H Niyazi, I'm glad that you brought up the Venus pudica reference in this painting. Titian's Venus of Urbino also references the Venus pudica tradition, since she covers her hand with her genitalia, but she definitely is more "brazen" than the one in Venus with a Mirror. (It was interesting to read that Twain was offended by that work – I wasn't aware of that!) I wonder if Urbino Venus' brazenness has to do with her gaze: Venus of Urbino stares directly at the viewer, while the other Venus looks at the viewer indirectly (with the help of a mirror).

  • Benjamin (Ben) says:

    Yep, sorry for leaving the wrong link, and thanks for adding the correct one.

    Something about his tone always makes me wonder whether Twain was really offended by the Venus of Urbino. I've also thought it was mostly theatrical and vaguely comic–mock outrage.

    I'm not a huge fan of Lacan or Lacanian readings, but vaguely recall that he was fascinated by Holbein's the Ambassadors and also seemed conversant with Renaissance theories of perspective. (See his "The Line and the Light" essay.)

  • H Niyazi says:

    @M – it is true – the gaze made all the difference in tipping opinions against The Venus of Urbino! Giorgione's Dresden 'Sleeping Venus' is identically posed in this respect, but as her eyes are closed, it never generated the same ire as Titian's piece!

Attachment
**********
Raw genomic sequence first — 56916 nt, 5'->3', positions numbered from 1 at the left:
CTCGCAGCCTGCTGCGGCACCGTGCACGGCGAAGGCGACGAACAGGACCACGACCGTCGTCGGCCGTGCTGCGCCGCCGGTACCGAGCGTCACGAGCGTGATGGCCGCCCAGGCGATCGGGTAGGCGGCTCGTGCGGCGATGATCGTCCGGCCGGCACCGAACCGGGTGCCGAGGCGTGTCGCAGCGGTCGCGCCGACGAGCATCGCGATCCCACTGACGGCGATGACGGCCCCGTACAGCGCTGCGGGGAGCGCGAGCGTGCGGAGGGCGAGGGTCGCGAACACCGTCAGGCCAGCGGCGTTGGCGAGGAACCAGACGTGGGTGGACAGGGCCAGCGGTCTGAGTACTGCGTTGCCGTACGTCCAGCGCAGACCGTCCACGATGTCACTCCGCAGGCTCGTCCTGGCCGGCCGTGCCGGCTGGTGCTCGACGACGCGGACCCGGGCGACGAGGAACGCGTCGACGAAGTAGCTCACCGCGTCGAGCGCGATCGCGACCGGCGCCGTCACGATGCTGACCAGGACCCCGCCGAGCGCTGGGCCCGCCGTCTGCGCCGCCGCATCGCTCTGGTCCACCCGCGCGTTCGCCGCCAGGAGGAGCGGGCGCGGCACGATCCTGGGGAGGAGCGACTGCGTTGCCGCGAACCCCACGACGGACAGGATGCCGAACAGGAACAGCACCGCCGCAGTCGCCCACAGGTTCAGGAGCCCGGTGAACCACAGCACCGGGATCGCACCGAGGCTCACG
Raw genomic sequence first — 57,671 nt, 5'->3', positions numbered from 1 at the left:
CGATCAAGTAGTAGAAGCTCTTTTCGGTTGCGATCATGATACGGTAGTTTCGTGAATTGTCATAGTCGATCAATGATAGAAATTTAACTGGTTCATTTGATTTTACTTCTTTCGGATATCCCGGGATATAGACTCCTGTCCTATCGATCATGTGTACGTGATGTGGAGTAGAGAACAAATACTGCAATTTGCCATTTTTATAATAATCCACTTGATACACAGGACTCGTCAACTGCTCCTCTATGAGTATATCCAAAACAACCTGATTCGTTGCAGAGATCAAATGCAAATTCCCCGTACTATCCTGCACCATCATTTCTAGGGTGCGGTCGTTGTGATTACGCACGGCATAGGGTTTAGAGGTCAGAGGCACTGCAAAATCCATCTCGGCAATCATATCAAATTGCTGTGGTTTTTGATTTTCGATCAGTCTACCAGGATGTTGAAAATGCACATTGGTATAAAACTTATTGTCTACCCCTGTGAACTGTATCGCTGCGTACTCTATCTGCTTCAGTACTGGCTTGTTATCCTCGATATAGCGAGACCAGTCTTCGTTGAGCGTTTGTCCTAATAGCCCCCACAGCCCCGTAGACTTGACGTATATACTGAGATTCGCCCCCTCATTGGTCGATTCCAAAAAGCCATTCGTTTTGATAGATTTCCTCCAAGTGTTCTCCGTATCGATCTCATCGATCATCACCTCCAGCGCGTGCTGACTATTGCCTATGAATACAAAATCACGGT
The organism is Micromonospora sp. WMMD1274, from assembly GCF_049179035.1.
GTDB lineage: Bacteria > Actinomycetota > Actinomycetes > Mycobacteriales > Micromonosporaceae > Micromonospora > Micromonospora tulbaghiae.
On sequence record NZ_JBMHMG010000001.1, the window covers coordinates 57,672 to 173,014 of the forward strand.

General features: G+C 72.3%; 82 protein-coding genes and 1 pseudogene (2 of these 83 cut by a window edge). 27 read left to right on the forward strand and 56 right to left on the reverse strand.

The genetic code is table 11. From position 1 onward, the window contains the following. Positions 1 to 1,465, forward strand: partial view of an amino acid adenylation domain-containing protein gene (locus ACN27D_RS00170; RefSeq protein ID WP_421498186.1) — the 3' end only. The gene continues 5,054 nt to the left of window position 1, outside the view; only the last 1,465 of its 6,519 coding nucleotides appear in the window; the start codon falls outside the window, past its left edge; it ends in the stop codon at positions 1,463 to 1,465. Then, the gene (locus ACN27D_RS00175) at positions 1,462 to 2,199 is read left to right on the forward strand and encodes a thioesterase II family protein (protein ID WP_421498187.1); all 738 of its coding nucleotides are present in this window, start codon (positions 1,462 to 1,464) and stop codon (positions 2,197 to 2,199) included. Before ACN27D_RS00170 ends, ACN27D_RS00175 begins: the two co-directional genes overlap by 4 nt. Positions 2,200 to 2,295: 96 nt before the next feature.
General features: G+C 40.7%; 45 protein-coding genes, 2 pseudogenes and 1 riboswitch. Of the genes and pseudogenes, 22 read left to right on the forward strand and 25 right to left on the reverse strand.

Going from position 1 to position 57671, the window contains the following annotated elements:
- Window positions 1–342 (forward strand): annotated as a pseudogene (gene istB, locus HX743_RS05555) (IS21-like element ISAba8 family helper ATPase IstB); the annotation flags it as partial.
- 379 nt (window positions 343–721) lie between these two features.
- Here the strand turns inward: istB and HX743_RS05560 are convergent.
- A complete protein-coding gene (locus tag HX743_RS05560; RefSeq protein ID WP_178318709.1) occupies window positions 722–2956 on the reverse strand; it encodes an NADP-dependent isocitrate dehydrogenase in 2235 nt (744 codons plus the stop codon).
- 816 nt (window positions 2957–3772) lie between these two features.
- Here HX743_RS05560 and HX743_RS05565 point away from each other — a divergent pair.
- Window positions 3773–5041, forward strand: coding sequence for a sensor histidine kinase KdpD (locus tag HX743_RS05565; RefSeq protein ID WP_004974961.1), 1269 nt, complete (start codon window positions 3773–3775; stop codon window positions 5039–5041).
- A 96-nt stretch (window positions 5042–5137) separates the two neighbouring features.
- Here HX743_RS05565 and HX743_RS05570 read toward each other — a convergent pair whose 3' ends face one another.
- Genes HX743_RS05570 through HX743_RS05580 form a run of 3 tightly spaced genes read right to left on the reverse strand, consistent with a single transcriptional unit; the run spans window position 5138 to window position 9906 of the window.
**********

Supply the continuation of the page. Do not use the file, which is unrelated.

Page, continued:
I have done a supplememtal to this post, for those interested in exploring the meaning of the work to Titian and his contemporaries, and an interesting pattern observed in his use of models:

    Titian: Mirrors, Courtesans and the Queen of Cyprus

    Kind Regards
    H

  • Rebekah says:

    Cherubs, those knowing babies, always make me uncomfortable in paintings. And this is absolutely no exception, with that ropey musculature on the cherub grossly contrasted with the flabby baby hand, holding the mirror for the voluptuous Venus. Crreeeepy.

  • M says:

    Ben, your comment made me do a little bit more research on the Mark Twain quote. I found a post which discusses the quote in length, and that author also feels like Twain is describing the Venus of Urbino in order to make a certain point – in this case, that artists can "get away" with more than writers.

    And yes, I do remember Lacan's mention of Holbein's painting. The psychoanalyst seemed rather interested in art.

    Rebekah, I totally understand what you're saying about the cherubs. They seem different from other representations of cherubs, too: perhaps they're a bit to large? I also think that the wings on the cherub in the foreground are not incorporated well with the figure. Maybe a little more foreshortening would help…